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Tuesday, May 7, 2013
I have the opportunity to observe pastures and livestock while driving around to various farms throughout the state. Last year's drought has provided an opportunity for unwanted species to take hold in pastures. Right now there is one scourge that is rearing its ugly head – thistles.
Thistles are very opportunistic in your pastures – the spiny nature of thistles prevents livestock from grazing near them, allowing them to grow and reproduce unchecked, and heavy thistle infestations may cause large areas of the pasture to be left ungrazed. The overall result is lowered pasture productivity due to thistles.
Early control of pasture thistles, or any weeds, allows more grass to grow. Thus the pasture will support additional grazing. Control of thistles is important since a single thistle plant can produce at least 4,000 seeds. The good news is the process of controlling thistles often controls other broadleaf weeds.
Thistle management consists of proper identification, and then combining various cultural, mechanical, and chemical measures. Perennial thistles, Canada thistle being the major one, can exist for many years and they reproduce from both seed and underground parent rootstocks. The creeping root system enables this weed to spread yearly.
Perennial thistles should be treated by a translocated herbicide while in the bud-to-early flower stage or in the fall regrowth stage. At this stage, the herbicide can move downward with food reserves to the roots, thus killing the entire plant.
Biennials, like musk, plumeless, and bull thistle, live for two years and reproduce only by seed. They form a rosette (a flat group of leaves at ground level) and store food in their roots the first year and flower (produce seed) the second year. Exposure to cold winter temperatures is necessary to trigger these thistles to flower the second year after sending up a flower stalk (called bolting). Each plant can send up several stalks and produce numerous flower heads, each with viable seeds. After flowering or with the first frost, biennial thistles die in the second year.
Control measures for biennial thistles, chemical or mechanical, are most effective when applied during the first year's growth. If treatment is delayed until the second year, early season application of herbicide before bloom is important. In most cases you will have both years present in your pasture.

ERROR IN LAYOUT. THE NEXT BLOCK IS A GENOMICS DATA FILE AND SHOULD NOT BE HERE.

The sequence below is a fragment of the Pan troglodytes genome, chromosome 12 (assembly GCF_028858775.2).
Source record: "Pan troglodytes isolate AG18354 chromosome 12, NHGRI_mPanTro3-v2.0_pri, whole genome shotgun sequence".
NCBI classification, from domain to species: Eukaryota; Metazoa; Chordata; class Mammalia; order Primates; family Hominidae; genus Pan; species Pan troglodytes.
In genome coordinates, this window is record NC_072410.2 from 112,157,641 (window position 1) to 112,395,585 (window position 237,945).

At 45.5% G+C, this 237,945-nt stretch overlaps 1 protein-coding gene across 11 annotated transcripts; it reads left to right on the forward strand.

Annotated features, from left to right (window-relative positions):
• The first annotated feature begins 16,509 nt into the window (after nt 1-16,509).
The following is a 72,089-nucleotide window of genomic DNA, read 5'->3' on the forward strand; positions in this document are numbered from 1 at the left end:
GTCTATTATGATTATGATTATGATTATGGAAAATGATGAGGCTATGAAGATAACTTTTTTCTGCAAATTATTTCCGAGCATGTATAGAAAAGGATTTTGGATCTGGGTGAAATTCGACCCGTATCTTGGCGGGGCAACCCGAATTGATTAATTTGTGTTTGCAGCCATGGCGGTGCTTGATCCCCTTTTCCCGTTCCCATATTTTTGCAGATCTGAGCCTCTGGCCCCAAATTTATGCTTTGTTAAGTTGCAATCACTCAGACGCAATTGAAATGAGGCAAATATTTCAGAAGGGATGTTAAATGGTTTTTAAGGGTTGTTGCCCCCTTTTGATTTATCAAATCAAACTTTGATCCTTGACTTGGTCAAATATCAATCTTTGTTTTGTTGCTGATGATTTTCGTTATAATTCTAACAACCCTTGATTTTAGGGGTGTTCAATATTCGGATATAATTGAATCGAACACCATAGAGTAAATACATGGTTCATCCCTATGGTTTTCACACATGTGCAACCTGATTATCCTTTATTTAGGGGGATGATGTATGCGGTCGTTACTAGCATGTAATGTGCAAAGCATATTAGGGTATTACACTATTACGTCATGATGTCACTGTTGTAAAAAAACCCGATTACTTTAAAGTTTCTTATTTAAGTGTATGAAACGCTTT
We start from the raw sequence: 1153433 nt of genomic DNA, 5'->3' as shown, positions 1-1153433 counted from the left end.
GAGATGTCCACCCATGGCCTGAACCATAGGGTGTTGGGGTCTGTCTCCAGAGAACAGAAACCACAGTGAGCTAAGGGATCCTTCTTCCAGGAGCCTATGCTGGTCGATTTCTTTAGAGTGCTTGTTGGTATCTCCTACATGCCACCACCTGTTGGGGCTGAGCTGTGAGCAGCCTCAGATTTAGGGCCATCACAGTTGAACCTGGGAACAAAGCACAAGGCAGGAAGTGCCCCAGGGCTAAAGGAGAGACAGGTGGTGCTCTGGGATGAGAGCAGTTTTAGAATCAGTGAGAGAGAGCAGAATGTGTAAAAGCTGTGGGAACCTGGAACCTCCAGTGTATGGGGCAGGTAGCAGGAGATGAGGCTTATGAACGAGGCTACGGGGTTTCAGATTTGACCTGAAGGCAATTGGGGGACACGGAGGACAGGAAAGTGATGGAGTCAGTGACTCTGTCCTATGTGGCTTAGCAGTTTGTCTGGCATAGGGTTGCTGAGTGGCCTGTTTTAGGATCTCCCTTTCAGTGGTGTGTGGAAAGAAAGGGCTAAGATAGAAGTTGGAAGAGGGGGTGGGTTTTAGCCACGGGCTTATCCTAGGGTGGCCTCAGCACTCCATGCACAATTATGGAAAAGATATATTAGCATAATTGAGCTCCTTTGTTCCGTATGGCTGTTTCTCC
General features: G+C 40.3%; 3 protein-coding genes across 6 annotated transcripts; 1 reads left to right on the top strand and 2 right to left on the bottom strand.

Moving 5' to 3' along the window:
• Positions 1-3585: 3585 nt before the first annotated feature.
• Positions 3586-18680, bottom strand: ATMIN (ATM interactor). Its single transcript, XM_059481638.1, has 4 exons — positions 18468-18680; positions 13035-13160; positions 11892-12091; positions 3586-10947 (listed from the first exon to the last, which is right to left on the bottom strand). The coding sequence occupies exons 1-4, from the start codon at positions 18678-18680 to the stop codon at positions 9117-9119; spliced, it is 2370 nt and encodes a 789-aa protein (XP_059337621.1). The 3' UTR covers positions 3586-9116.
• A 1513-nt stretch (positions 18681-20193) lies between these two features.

Once biennials bolt or produce a seed stalk, they are less sensitive to herbicides. Mowing at this stage (before flowers open) will help reduce seed production. Some regrowth will occur, so a second or third mowing may be necessary. Even close mowing does little to control biennials the first year or during the rosette stage. Repeated cutting of the crown of biennial thistles 1 or 2 inches below the soil surface will eventually reduce the stand by preventing seed production. Mowing is generally less successful on deep-rooted perennial weeds and brush.
Using good cultural practices (including rotational grazing, maintaining optimal soil fertility, and periodic mowing) that result in vigorous, dense, and uniform stands will help keep pastures competitive with weeds. Selective grazing, resulting from overgrazing, often leads to invasion by perennial weeds.
Consider the following if you plan to use a herbicide to control thistles and other unwanted weeds. Herbicides that kill unwanted plants will also kill legumes (clovers and alfalfa) if broadcast sprayed. Read the label to know when livestock may be return to the pasture; times vary from one product to another.
Crop rotation is a valuable weed management strategy for temporary pastures, especially since biennial thistles cannot tolerate tillage or crop competition.
If you have only a minor problem with scattered plants, mechanical control can be effective. The rosettes are too generally too low to be mowed effectively, so digging the first year plants is your most dependable method. The second year growth can be mowed, but multiple trips will be needed to successfully prevent the thistles from producing flowers. Once you have flowers, you have seed. As a perennial, Canada Thistle can be a tougher weed to deal with. It not only produces seeds, it also spreads by underground rhizomes.No single practice will result in thistle-free pastures. A coordinated approach that combines various measures is needed.